Donald Trump had remembered that Saturday evening in April, particularly the 2 minutes and 34 seconds Seth Meyers spent skewering him with joke after excoriating joke.
It was 2015 - four years after the White House correspondents' dinner in which Trump had become Meyers's verbal punching bag - and the comic ran into the billionaire at Rockefeller Center during the "Saturday Night Live" 40th anniversary special.
Meyers told Politico he seized the moment to make an impromptu pitch: Trump should come on "Late Night." They could bill the appearance as a conciliatory meeting four years after the not-so-good-natured ribbing in front of President Barack Obama and a ballroom full of snickering journalists.
Trump seemed amenable at the time, but later, Meyers told Politico, he made an intransigent demand:
Not a behind-the-scenes handshake, or a contrite text message, Meyers told Politico, but a public, on-air apology for making fun of Trump at the White House correspondents' dinner.
Meyers refused, Trump declined and the appearance never happened. The incident instead became the subject of coffee-table conversation and, perhaps, an insight into the mind of an aggrieved Trump.
The 2011 White House correspondents' dinner may be best known as the day Obama got a bit of revenge at Trump, one of the loudest voices in the birther movement that claimed that the U.S. president was not, in fact, a U.S. citizen.
Obama quipped that, if elected, Trump would turn the White House into the "Trump White House Resort and Casino." He said Trump, who flirted with the idea of running in the 2012 Republican primary, showed presidential leadership skills when he fired Gary Busey on "The Apprentice." And, Obama said, now that he had released his birth certificate, Trump "could finally get back to focusing on the issues that matter, like did we fake the moon landing; what really happened in Roswell."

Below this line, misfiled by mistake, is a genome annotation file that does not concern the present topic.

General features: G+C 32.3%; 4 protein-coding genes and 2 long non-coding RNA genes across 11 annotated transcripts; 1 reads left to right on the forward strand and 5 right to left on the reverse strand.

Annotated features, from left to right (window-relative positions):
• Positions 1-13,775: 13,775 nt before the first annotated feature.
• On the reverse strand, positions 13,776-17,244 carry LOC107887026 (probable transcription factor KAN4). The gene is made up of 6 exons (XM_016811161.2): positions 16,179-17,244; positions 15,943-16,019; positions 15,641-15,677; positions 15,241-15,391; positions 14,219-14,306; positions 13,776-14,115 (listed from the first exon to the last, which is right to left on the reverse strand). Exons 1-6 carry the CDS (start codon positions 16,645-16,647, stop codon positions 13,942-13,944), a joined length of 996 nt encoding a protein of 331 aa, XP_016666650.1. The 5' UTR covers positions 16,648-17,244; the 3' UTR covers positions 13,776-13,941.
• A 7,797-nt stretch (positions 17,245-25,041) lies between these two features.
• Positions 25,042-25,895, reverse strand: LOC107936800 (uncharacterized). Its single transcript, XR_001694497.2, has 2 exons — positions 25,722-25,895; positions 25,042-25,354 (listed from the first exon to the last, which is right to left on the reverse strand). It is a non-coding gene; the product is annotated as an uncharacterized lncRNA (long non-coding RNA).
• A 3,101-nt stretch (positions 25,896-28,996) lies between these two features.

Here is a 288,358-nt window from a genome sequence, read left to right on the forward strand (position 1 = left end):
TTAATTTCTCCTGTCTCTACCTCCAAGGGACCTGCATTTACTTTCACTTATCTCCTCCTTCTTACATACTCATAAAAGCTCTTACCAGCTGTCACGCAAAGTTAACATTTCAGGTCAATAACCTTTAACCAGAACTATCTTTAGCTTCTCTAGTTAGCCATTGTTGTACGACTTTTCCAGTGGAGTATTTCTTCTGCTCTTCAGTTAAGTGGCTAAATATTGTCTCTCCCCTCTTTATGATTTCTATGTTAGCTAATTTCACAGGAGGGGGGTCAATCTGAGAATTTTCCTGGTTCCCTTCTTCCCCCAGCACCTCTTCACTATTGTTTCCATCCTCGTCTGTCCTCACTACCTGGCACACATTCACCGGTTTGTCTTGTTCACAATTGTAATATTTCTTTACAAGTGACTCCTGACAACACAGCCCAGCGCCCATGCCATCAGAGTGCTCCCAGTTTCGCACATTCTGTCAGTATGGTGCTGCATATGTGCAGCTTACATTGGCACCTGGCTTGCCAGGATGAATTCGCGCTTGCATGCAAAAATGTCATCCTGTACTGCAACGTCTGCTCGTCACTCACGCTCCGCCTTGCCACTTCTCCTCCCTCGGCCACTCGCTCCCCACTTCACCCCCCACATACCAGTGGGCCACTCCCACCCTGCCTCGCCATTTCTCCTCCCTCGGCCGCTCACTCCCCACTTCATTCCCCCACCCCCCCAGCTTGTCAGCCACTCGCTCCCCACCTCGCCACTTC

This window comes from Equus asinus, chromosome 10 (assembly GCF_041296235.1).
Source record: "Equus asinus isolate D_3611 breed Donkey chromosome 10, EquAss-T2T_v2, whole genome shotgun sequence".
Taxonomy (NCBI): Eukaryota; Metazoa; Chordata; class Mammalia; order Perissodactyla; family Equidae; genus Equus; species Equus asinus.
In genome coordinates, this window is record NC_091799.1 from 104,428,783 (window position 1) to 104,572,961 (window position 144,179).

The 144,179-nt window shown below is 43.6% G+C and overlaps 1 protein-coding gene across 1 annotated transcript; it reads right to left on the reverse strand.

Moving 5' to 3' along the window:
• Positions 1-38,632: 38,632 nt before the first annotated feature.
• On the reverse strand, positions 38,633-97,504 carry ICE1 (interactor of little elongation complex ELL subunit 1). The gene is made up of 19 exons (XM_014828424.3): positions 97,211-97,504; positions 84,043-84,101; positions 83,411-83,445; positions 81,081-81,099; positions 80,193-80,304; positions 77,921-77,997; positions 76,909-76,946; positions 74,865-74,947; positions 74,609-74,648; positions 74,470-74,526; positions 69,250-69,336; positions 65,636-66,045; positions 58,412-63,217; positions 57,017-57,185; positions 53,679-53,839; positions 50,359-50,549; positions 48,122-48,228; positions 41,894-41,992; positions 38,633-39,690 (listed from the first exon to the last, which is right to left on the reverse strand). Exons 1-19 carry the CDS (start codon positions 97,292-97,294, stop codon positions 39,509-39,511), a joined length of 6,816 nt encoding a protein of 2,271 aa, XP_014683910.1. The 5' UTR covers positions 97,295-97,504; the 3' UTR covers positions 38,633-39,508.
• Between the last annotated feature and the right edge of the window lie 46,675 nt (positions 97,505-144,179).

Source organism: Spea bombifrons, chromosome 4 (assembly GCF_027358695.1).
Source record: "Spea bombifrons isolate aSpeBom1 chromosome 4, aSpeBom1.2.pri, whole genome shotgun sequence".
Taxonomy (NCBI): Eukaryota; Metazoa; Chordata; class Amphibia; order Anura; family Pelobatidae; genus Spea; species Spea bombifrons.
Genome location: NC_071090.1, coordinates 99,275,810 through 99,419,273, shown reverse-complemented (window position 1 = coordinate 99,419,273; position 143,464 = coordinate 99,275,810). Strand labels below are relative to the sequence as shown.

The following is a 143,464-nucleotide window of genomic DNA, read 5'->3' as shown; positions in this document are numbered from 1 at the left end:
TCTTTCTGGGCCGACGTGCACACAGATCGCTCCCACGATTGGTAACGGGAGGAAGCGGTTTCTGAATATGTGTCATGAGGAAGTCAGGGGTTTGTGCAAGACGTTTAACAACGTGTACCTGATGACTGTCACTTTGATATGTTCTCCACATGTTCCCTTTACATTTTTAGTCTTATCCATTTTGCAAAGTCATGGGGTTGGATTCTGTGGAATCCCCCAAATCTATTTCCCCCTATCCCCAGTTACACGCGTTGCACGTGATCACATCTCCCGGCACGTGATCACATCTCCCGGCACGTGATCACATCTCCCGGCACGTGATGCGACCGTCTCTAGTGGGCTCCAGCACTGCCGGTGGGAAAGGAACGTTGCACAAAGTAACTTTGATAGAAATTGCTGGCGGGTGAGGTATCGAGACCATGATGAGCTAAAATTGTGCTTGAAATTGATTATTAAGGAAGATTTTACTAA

But before Obama lit into Trump, Meyers had worked him over, uttering the word "Trump" some 16 times, according to a transcript of the many jokes:
"Donald Trump has been saying he will run for president as a Republican, which is surprising since I just assumed he was running as a joke."
"Gary Busey said recently that Donald Trump would make a great president. Of course he said the same thing about an old rusty bird cage that he found."
"Donald Trump owns the Miss USA Pageant, which is great for Republicans since it will streamline their search for a vice president."
"Donald Trump said recently he has a great relationship with the blacks, but unless the Blacks are a family of white people I bet he is mistaken."
Cutaways showed a stone-faced, unsmiling Trump enduring the fusillade. Years later, pundits wondered: Did that embarrassing night put Trump on a beeline trajectory to be the leader of the free world?
Trump had spoken about running for president as early as 1988, but many said the night of Meyers' speech was a watershed moment.
The New Yorker's Adam Gopnik wrote in September 2015 that he had been seated a few tables away from Trump in 2011.
"On that night, Trump's own sense of public humiliation became so overwhelming that he decided, perhaps at first unconsciously, that he would, somehow, get his own back - perhaps even pursue the presidency after all, no matter how nihilistically or absurdly, and redeem himself," Gopnik wrote.
Of course that pursuit would make him an even bigger target for whoever happened to be headlining the White House correspondents' dinner.
This year it was Michelle Wolf, who followed in Meyers' footsteps with a caustic diatribe directed at Trump.
On Thursday, less than two weeks after that, she'll appear on Meyers' show.